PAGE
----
Australian cinematographer Greig Fraser scores early Emmy win
Australia has secured a strong opening to its 2020 Emmy campaign, with cinematographer Greig Fraser winning an award in the cinematography for a single-camera, half-hour series category, reports The Sydney Morning Herald’s Michael Idato.
Fraser and New Zealand-born director of photography Baz Idoine won the award for their work on the critically acclaimed Star Wars series, The Mandalorian.
The series, which airs on the Disney+ streaming platform, is set five years after the events of the film Return of the Jedi – the sixth chapter of the nine-film Star Wars saga – and follows the adventures of a Mandalorian gunslinger named Din Djarin.
In his acceptance speech, Fraser acknowledged the show’s creative leaders, writer/producer Jon Favreau, writer/director/producer Dave Filoni and producer Kathleen Kennedy. “Your leadership and vision are incredible,” he said.
Camera operators go in Nine move
A number of camera operators at TCN9 are being made redundant as the network moves to its new home in North Sydney, reports TV Tonight.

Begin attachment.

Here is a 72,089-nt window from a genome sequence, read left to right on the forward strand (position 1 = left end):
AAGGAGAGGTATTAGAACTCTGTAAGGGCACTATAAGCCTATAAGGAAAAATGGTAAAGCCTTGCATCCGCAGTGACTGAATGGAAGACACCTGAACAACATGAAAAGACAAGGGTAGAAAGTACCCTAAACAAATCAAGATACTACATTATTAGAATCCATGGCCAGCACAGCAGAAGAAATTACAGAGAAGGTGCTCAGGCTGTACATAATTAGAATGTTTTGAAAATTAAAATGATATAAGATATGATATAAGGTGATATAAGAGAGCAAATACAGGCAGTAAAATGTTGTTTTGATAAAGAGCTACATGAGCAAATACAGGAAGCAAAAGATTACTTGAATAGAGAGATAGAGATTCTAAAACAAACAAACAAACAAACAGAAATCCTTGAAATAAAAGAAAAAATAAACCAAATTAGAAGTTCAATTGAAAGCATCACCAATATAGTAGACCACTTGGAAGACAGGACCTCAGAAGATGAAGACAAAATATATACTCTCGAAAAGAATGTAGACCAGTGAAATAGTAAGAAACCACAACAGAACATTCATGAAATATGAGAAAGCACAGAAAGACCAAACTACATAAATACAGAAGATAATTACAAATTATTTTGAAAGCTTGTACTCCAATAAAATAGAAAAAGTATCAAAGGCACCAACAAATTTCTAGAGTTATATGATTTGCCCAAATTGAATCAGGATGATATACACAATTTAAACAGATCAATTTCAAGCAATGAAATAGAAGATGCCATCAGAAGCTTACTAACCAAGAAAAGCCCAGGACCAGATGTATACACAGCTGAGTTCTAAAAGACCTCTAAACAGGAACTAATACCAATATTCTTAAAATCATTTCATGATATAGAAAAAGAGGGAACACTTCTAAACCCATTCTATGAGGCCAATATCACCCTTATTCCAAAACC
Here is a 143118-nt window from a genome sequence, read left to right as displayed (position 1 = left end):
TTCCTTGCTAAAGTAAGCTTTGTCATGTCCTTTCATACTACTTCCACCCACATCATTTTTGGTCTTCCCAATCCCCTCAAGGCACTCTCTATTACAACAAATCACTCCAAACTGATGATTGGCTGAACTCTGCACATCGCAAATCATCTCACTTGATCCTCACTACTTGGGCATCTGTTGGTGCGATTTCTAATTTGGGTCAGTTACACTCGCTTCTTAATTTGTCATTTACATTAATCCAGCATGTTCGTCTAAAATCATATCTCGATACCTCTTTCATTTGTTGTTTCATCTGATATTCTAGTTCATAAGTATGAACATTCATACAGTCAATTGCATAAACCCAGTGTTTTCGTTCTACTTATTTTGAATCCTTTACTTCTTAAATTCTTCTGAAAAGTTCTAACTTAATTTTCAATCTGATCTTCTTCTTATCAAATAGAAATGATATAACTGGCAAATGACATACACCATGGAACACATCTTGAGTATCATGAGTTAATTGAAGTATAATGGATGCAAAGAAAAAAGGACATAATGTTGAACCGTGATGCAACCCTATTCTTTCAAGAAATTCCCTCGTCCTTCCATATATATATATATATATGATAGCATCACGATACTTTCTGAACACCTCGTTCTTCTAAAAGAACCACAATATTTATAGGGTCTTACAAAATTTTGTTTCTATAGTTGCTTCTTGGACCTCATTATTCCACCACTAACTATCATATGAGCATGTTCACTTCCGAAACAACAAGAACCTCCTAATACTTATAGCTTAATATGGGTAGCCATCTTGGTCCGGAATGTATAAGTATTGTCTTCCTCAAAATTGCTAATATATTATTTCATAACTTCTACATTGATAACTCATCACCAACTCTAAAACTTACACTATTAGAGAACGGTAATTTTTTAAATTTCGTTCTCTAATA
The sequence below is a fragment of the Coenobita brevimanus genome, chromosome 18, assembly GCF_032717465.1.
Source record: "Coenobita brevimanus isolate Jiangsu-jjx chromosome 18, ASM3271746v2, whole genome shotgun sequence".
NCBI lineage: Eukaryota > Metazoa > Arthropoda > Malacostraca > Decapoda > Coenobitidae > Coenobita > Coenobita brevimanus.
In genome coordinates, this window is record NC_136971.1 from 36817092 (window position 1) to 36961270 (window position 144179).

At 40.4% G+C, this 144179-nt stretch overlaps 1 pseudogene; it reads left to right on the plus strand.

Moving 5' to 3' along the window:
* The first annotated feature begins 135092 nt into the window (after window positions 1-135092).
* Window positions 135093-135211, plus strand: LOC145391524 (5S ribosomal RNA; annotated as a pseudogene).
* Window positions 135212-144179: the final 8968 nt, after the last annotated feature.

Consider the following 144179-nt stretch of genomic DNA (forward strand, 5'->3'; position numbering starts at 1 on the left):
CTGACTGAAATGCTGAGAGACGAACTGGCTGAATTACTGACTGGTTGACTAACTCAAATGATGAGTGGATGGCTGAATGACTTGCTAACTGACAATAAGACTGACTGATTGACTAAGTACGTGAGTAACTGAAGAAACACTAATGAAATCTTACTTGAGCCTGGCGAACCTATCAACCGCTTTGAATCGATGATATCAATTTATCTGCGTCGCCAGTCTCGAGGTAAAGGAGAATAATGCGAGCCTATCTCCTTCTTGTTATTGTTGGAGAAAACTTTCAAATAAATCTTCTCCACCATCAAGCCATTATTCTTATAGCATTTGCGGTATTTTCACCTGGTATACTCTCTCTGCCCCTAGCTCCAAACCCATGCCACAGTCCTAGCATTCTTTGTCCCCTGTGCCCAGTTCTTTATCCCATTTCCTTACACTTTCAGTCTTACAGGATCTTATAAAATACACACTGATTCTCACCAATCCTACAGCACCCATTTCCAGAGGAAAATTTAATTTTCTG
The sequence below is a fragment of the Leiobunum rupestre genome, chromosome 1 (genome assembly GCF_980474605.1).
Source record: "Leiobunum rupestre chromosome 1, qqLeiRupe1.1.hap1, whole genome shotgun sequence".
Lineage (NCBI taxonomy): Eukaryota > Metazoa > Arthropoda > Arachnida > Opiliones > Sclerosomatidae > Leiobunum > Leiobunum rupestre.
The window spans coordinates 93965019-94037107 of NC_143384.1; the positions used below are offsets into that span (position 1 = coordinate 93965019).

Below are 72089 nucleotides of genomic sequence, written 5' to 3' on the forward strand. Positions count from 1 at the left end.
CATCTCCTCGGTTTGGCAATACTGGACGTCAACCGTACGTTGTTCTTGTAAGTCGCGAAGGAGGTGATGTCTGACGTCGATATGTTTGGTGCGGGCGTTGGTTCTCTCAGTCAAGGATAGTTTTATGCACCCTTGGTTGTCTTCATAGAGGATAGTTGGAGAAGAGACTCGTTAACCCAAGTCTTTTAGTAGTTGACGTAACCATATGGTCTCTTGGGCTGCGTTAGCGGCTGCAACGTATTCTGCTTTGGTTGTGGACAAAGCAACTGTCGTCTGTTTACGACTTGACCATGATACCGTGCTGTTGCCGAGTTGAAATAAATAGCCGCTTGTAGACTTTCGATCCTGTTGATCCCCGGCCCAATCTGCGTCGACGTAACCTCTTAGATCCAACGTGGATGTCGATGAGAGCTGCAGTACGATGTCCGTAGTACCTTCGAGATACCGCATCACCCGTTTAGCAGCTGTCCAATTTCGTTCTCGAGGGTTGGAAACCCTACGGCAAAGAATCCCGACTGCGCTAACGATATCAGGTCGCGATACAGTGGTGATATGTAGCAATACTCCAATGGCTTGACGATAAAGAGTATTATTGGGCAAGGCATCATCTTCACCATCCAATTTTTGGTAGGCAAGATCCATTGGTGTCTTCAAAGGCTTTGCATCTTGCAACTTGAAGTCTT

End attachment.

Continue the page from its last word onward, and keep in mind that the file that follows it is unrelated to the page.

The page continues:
Nine studios in the new North Sydney headquarters are evidence of increasing automation in the industry and the broadcaster is consulting with camera operators on redundancy. Shows regularly produced at the historic Willoughby site largely comprise Nine News, Today, Today Extra, A Current Affair, 60 Minutes and various Sport programs.
TV Tonight understands the number of affected roles is less than 10, but Nine is not alone in the transition to automation, which has been impacting camera departments for years.
Nine hasn’t bid for rugby rights – despite RA indication it has